Pan-African Soybean Variety Trials Database Supports Decision-Making Across Africa
This post was written by Erica Leles, Josy Francischini, Michelle Santos and Courtney Tamimie at the Soybean Innovation Lab.
Varietal performance data is a valuable asset that, when properly managed, stored and made accessible through transparent platforms, can support the agricultural seed complex in Africa seeking to register and release new, high-yielding materials for growers.
Large amounts of varietal performance data that are necessary for the registration to commercialization process are generated during a given crop season, including weather, soil attributes, phenotypic characteristics and yield and oil and protein levels. The seed registration to commercialization process also requires data be spatially distributed and replicated, which in turn adds both to the complexity and volume of collected data. The challenge is how to collect, store and convert these data from diversified sources and formats into an integrated database capable of providing useful conclusions to support the goals of the soybean value chain, including growers, breeders, seed companies and processors.
The Soybean Innovation Lab, through our Pan-African Soybean Variety Trial (PAT) program, effectively stores, manages and makes transparent a current dataset involving over 11,000 unique observations, across trials conducted in 24 countries and over 100 locations, to support decision-making by the soybean value chain in Sub-Saharan Africa. The PAT database expands by thousands of observations every year. This robust database involves a cross section of data on yield, phenotype, disease, protein and oil concentration with associated data on weather, soils, latitude and elevation.
This robust dataset, involving thousands of observations, is used to compare locations, countries, lines and traits across seasons. Soybean stakeholders can leverage this dataset to:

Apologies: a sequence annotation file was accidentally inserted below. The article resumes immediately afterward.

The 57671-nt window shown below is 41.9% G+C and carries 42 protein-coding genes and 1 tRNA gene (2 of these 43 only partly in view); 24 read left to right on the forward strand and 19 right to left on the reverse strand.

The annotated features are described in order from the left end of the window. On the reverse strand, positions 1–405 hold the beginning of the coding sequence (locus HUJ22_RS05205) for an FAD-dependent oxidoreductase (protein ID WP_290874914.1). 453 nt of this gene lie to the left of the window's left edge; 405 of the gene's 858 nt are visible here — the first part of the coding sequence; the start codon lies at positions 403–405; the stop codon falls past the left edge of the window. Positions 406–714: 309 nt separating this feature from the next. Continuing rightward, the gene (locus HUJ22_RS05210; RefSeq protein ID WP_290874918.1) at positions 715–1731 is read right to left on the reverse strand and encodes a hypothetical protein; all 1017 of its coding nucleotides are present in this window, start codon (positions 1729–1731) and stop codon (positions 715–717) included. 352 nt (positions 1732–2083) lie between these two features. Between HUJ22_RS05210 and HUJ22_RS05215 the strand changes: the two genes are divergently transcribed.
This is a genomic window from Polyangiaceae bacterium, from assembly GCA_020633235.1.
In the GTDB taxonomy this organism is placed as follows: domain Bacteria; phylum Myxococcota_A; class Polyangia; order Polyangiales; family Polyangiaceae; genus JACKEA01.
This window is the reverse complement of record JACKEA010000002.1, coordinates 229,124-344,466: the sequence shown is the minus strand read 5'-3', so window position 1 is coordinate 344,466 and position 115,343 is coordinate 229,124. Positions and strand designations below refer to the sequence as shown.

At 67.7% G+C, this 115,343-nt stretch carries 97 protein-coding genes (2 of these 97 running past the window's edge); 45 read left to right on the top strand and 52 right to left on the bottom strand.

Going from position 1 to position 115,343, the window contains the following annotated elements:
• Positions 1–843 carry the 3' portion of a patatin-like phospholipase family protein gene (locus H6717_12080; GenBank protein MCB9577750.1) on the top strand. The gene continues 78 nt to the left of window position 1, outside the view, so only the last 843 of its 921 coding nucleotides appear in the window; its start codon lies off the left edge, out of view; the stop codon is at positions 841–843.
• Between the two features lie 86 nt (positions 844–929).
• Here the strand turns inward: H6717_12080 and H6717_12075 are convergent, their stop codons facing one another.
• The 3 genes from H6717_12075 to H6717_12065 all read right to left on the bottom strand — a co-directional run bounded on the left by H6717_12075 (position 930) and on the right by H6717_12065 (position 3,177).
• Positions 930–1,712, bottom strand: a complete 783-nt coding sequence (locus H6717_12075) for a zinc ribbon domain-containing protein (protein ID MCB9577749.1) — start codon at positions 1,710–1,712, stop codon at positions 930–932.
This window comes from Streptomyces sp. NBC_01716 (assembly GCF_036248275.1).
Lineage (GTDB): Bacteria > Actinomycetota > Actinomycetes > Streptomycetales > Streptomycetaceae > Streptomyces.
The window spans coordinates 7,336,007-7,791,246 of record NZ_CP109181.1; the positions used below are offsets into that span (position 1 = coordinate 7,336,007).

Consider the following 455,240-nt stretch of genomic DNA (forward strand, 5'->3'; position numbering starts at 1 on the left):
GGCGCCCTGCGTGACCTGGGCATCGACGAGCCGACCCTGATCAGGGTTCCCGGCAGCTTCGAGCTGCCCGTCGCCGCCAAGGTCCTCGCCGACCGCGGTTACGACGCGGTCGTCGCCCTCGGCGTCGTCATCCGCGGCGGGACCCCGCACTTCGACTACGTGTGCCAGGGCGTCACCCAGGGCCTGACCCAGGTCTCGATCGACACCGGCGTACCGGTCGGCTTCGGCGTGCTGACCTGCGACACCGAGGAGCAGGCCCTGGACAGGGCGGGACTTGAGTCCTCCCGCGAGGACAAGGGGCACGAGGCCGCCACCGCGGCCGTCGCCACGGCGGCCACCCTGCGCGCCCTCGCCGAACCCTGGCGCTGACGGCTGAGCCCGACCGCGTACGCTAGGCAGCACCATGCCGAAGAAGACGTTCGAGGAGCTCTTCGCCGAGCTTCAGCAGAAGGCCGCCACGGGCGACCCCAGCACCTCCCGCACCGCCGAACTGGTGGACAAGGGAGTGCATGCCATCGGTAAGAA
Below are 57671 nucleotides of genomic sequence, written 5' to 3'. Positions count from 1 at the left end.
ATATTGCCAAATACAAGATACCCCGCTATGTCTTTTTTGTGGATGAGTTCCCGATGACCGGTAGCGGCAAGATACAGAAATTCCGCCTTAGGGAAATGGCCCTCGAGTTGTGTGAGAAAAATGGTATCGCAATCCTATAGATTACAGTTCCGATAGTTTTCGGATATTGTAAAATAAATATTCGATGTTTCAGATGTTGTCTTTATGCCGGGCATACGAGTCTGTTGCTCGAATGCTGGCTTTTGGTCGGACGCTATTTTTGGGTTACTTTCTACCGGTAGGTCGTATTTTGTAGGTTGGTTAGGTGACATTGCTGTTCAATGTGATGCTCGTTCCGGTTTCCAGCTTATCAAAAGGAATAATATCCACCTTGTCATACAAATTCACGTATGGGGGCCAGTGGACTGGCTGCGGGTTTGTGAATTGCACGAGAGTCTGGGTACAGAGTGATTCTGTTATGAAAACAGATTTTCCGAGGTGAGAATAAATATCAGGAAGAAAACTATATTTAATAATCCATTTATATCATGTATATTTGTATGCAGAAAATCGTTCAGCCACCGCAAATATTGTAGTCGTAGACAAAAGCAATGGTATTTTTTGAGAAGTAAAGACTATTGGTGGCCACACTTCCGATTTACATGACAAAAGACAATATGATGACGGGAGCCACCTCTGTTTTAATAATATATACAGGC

- Provide the performance data needed for varietal registration and licensing.
- Guide seed producers as to which varieties to target for their licensing needs and new product offerings.
- Define maturity groups, allowing farmers to select the right variety for their location, which reduces variability and improves productivity, and also allows seed companies to effectively market their products.
- Allow processors to better understand how variety and location impact protein and oil concentration, critical metrics for their sourcing needs.
- Identify rust-resistant soybean varieties and serve as an early warning system for emerging diseases and threats due to the year-round planting and harvesting nature of the PAT network.
- Support soybean researchers interested in topics related to gene-environment interaction (GxE) effects, as the same varieties are tested under the same methodology across varied locations and environments.
Data storage, access and data sharing
One mission of the Soybean Innovation Lab is to provide researchers, extensionists, the private sector, non-governmental organizations and funders operating across the entire value chain the critical information needed for the successful advancement of soybean development in Africa. The program consortium leverages its role as an independent third party and its unique access to international, regional and national supplies of high-yielding and disease-resistant germplasm to swiftly bring new varieties to market.
More data means more evidence
Data sharing encourages more connection and collaboration between researchers, which can result in important new findings within the field. In a time of reduced monetary investment for science and research, data sharing is more efficient because it allows researchers to share resources. With a unique way of sharing data, and through strong public-private sector collaborations, the PATs offer transparency and accessibility, reducing isolation among independent breeding programs.
Today, the PAT network involves 65 organizations, institutions and companies across 28 countries, with close to 50% of network members coming from the private sector. The network comprises 133 individuals, with over half working in private sector companies or businesses.
The PAT database has already supported the registration of seven new soybean varieties for farmers in Ghana, Ethiopia, Malawi, Mali and Uganda, with 10 more in the registration pipeline in Cameroon, Ethiopia, Kenya, Malawi, and Zambia.
Anyone interested in accessing the PAT data can do so on online using SIL’s searchable and downloadable Tropical Soybean Information Portal (TSIP). The TSIP is a curated repository of information related to tropical soybean production, processing and utilization. The interactive homepage map on the portal serves as a data visualization tool containing geotagged trial and operator information on soybean variety performance, yields and economic returns in response to different agronomic inputs. Users can also read and download industry extension reports from all countries involved in the PAT program.